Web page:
"I'd guess 25 to 50 percent of HP customers, maybe more, run some EMC storage," Baldwin told CRN. "I've had customers who don't want to change their storage. They get comfortable with existing solutions. A lot of the largest enterprises have had EMC for 10, 15, 20 years. It's a monster effort to change. We've had a couple small wins, but usually EMC swoops in with big discounts to win. But I have customers who tell me they wish I sold EMC. I think my sales team would be excited."

While Baldwin, as an HP partner, gives HP the edge over EMC in terms of storage technology, he said EMC appears to have a better post-sales services organization. "I've had to compete against EMC service," he said. "If something from EMC breaks, they get people out there fast. I've lost a few deals because of service issues."

On the other hand, Baldwin said, EMC has historically demanded premium pricing from customers. "HP has not played hardball as much as EMC," he said. Getting RSA security and VMware cloud and virtualization technology would be a coup for HP, Baldwin said.

Another longtime HP solution provider responded via email anonymously to CRN that HP and EMC have looked at coming together several times, and with Tucci looking to retire, such an outcome is now more likely.

However, given the resulting "mishmash" of storage products from such a merger -- including such brand names as Avamar, Data Domain, StoreOnce, VMAX, VNX, XtremIO, 3Par, XP, MSA and LeftHand Networks -- it would take a long time to rationalize the line, the solution provider wrote. "Confusion leads to paralysis by customers on existing deals not wanting to commit to a product that may/may not have a future. Big financial risk," the solution provider wrote.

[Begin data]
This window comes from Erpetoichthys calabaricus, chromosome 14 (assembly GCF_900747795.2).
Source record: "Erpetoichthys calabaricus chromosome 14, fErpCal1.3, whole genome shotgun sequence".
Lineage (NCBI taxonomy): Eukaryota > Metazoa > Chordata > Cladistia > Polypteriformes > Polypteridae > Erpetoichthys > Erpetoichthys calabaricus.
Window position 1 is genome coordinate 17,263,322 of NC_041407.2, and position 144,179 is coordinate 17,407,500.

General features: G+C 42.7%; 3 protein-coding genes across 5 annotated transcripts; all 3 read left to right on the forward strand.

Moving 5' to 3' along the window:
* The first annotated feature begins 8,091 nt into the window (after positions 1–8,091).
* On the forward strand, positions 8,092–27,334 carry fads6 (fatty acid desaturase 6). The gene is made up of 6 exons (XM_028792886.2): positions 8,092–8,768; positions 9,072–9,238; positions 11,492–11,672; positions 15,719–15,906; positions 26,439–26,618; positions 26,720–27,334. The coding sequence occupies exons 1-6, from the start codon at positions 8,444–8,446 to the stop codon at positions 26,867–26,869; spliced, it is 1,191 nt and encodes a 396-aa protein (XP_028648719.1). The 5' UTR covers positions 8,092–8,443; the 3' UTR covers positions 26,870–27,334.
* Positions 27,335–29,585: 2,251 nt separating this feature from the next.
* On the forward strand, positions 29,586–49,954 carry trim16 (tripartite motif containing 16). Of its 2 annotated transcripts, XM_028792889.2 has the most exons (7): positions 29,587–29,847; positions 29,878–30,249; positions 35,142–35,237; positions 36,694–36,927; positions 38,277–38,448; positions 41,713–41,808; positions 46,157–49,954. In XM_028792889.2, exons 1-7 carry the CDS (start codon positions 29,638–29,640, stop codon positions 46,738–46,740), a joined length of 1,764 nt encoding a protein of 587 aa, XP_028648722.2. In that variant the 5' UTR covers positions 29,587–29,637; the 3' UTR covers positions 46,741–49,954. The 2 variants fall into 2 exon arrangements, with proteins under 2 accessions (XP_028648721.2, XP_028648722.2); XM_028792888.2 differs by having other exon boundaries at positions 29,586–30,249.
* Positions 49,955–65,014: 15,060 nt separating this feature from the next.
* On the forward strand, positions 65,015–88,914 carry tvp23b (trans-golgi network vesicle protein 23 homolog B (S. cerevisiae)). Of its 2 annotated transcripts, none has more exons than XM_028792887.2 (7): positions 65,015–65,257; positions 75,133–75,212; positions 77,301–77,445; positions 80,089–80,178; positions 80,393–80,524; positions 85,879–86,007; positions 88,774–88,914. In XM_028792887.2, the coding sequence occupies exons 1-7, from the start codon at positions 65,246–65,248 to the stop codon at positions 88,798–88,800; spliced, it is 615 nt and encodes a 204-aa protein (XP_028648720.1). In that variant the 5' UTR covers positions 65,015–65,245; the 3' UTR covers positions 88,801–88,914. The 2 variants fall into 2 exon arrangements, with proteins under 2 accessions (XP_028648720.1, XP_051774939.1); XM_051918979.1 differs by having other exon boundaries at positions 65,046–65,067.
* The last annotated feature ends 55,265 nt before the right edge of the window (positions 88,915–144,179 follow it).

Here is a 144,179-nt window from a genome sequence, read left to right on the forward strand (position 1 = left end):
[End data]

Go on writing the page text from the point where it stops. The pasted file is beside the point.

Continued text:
Also, the EMC sales force has a different DNA than HP. "(There will be a) lot of cultural conflict. You’d be taking on a lot of people when you’re trying to streamline the company," the solution provider wrote. Ownership of VMware by HP would be contentious, and it's possible the Department of Justice might force HP to sell it off, the solution provider said.

"To me, a few years ago, when IT was still living in stove pipes, it made a lot more sense for HP to look at buying EMC. Today? With the flash vendors (Pure, Tegile, Nimble) and the move towards hyper-converged architectures (like Nutanix) it makes a lot less sense," the solution provider wrote.

The leadership team of a merged HPE and EMC would likely see EMC's top executives leading the company, Raymond James reported.

Tucci, who is already nearly three years past the day he was originally scheduled to retire, would find the merger a way to cap his career, while Whitman may find in the merger a convenient exit strategy, according to the report.

Raymond James said that Pat Gelsinger -- currently president and CEO of VMware and former heir-apparent of the top spot at his former employer, Intel -- would be a "compelling" choice for CEO of HP Enterprise.

David Goulden, currently CEO of EMC Information Infrastructure and former EMC chief financial officer, would be a top candidate for HP Enterprise chief operating officer, Raymond James said.

The top CFO candidate would be Zane Rowe, EMC's current CFO and formerly the CFO of Continental Airlines when it merged with United Airlines, according to Raymond James. Rowe's chances of getting the CFO position at Hewlett Packard Enterprise were strengthened when Cathie Lesjak, who originally was to be the CFO at HPE, recently move to be CEO of HP Inc., Raymond James said.